This idea and the large support being shown towards it is beginning to scare some of the other citizens of this nations. The fears should really be put to rest right now because as it is seen these states are very reliant, probably more than they know, on the government and what it does for them. Without this help these states wouldn’t survive. So although there is always that slim chance of a state seceding it shouldn’t be a main concern for now.

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The Billy Beane of Politics?

By Ryan Devine

Widener University American Government Student

As an individual who has read “Moneyball” 13 times, and counting, I am very familiar with the undeniable benefits that saber metrics provided over the traditional methods of scouting and forming a baseball team.  Thankfully, sabermetrics and classical baseball evaluation seem to have merged in a harmonic balance that keeps the purity of the game with the advances in statistics.  However, one man has decided to take what he learned from baseball and has become a force of nature in the world of political science.

Nate Silver, who started off working for Baseballprospectus.com, has taken his specially developed talents for looking beyond the face numbers to deliver two simply stellar performances in predicting the 2008 and 2012 elections.  He began the 2008 campaign by predicting the number of super delegates within a dozen of President Obama’s actual count.  He then followed up his early predictions by throwing a gem, correctly predicting 49 of the 50 states in the Electoral College and correctly predicted every senatorial seat that was up for grabs.  However, Silver was not done there; he decided that he would follow up his 08 election with an even better performance. He did by throwing a perfect game in this election.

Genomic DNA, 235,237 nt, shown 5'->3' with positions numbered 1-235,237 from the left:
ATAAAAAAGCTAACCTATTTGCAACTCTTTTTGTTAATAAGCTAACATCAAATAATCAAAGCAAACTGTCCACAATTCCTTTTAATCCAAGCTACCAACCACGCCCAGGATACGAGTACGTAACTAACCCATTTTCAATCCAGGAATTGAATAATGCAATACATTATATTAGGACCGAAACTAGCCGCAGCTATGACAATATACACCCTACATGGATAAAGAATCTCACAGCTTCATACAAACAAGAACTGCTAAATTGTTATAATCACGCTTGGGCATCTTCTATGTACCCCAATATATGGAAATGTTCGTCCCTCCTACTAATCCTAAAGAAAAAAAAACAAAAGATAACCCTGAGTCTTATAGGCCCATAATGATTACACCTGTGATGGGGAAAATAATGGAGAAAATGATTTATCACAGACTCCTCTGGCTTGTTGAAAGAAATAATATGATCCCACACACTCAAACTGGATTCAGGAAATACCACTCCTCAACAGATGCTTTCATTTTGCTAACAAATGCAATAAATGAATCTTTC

While Silver begun his career of political analyzing after just a year of focusing on politics, he has clearly brought a validity and popularity to the world of political science, registering 5 million web hits the day of the election alone.  Nate has effectively taken the science of voter research and developed a method to predict the winner independent of the biases of the conventional media markets that are simply looking to spin polling information one way or another in order to fit their agenda.

Just Go Away Romney

by Frank Heleniak

Widener University American Government Student

Before the election Mitt Romney was “the man,” “America’s comeback team,” and the next president. The GOP suddenly and blindly stood behind their candidate as the answer to the Obama question. Well now they just want him to go away. Post-Election sounds like the primaries all over again. Republican strategists will liken Romney to that of McCain who never established a strong foothold in the party and not seen by Republicans as one of their own. So why did those who did vote Romney ever vote for him in the first place?

Maybe 2012 wasn’t much unlike 2008. Another lame duck candidate? Or that the GOP is at fault and is too extreme and needs to change? Honestly, I think the real issue might be the general Republicans. It’s fair to say the Rs threw away the election in 2008. So 2012 could have been different, instead we allowed the candidates to destroy each other giving fuel for the Democrats. I’m sure some of the moderates like myself even hated the idea of voting for Romney then come election time offered our full support. That’s why it’ll be so easy to forget this election and Romney. Does the GOP need to rethink strategy and campaigning? Sure. But without regular Republicans demanding more from the party itself, the presidency is going to stay blue.